Is there anything better than book mail? I live in a small town without a dedicated bookstore – we have a university bookstore and a small books section in a games story – so getting book mail is how I get most of my new books. Except for this weekend, since I’m in the Twin Cities this weekend for a work conference – I’m hoping to sneak in some time at Half Price Books!
This month in my mailbox has been a little slow, mostly because I’ve been really judicious about both impulse book purchases and accepting review copies in January. Even though I don’t have a ton of books to report, all of them are fun titles.
Books I Bought
The Happiness of Pursuit by Chris Guillebeau – I listened to an interview with the author on this podcast, which made me think this would be a book relevant to some of the things I’m thinking about with my One Little Word this year.
Floating City by Sudhir Venkatesh – I loved his first book, Gang Leader for a Day, and meant to pick up this book a lot sooner. Somehow it found its way into my online cart!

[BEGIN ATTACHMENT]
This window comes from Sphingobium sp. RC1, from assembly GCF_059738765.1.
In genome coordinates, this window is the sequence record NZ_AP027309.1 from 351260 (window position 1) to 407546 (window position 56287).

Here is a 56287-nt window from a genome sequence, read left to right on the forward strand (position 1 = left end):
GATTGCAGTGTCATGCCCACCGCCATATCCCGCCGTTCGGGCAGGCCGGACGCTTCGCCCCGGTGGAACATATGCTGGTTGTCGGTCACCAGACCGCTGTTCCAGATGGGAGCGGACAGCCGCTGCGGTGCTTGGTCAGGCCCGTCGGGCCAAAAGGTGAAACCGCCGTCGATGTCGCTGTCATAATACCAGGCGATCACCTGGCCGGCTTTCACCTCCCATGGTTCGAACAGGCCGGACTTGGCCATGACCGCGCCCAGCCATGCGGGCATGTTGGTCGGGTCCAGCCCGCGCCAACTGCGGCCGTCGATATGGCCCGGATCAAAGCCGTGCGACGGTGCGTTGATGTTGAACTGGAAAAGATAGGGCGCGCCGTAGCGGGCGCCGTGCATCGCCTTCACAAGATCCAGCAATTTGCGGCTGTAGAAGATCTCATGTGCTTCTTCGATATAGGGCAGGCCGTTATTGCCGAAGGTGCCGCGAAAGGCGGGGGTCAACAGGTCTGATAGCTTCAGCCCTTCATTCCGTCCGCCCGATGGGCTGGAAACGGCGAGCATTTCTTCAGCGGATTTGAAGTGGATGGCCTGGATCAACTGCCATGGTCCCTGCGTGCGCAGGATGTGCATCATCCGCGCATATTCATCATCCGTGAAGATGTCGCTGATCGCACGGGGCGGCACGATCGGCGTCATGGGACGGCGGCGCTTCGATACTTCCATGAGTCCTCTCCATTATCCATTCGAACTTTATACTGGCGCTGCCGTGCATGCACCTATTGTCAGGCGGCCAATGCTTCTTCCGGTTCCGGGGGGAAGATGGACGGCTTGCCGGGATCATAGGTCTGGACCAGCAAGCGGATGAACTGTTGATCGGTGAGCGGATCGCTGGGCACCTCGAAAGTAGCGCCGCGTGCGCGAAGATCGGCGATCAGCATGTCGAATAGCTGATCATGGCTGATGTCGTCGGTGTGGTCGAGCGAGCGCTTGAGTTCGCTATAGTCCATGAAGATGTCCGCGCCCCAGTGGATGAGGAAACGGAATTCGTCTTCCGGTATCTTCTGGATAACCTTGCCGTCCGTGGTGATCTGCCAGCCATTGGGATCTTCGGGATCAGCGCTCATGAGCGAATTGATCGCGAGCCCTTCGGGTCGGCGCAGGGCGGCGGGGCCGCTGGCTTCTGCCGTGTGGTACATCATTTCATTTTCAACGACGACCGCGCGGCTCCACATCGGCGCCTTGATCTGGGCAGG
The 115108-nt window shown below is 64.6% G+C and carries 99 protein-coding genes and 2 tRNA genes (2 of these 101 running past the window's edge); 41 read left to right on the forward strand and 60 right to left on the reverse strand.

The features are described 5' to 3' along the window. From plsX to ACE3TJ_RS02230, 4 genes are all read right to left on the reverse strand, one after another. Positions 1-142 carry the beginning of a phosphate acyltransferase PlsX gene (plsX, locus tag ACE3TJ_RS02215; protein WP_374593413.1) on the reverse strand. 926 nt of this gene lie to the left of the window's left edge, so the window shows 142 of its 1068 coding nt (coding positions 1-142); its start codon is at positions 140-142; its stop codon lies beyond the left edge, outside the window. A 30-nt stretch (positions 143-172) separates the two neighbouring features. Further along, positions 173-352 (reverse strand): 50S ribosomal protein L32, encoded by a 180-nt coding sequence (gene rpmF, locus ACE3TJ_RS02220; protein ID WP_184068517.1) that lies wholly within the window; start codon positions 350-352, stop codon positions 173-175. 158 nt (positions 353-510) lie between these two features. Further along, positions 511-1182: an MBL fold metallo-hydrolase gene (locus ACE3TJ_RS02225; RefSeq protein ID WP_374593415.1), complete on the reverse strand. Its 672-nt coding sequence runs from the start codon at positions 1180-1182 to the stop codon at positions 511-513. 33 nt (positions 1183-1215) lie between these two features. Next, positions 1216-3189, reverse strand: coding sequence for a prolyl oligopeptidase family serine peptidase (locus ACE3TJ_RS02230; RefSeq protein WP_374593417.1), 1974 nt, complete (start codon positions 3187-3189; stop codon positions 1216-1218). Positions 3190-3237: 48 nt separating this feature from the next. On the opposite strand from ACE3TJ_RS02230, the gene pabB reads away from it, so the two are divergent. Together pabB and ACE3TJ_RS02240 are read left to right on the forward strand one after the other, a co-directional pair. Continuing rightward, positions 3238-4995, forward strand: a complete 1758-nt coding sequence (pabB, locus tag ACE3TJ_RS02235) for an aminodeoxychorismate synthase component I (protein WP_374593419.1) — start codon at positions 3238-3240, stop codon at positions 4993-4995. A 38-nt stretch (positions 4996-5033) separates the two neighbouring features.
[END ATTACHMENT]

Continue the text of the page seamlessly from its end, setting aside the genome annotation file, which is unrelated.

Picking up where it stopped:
Savage Beauty by Nancy Milford – Norma Millay, Edna St. Vincent Millay’s sister, was the subject of one of the short stories in Almost Famous Women, which made me curious about this whole family.
The Queen of Whale Cay by Kate Summerscale – This is another one I grabbed because of Almost Famous Women. I’m on a kick with books about feisty women.
Books I Was Sent for Review Consideration
The Wild Lives of Our Bodies by Rob Dunn (Dec. 23 from Harper Perennial) – I think this book came before Christmas, but I’m just thinking about writing on it now. It’s a look at how our bodies are connected to other species and how those relationships help us thrive.
Hammer Head by Nina MacLaughlin (March 16 from W.W. Norton) – A friend was raving about this memoir, the story of a woman who quit her desk job to become a carpenter, so I asked for a copy.
American Ghost by Hannah Nordhaus (March 10 from Harper) – I like the description of this one: a journalist “attempts to uncover the truth about her great-great-grandmother, Julia – whose ghost is said to haunt and elegant hotel in Santa Fe – in this spellbinding exploration of myth, family history, and the American West.” Ghosts!
The Law of the Land by Akhil Reed Amar (April 14 from Basic Books) – I do love some contemporary politics: “renowned legal scholar Akhil Reed Amar illustrates how geography, federalism, and regionalism have influenced some of the biggest questions in American constitutional law.”
What books landed in your mailbox this month?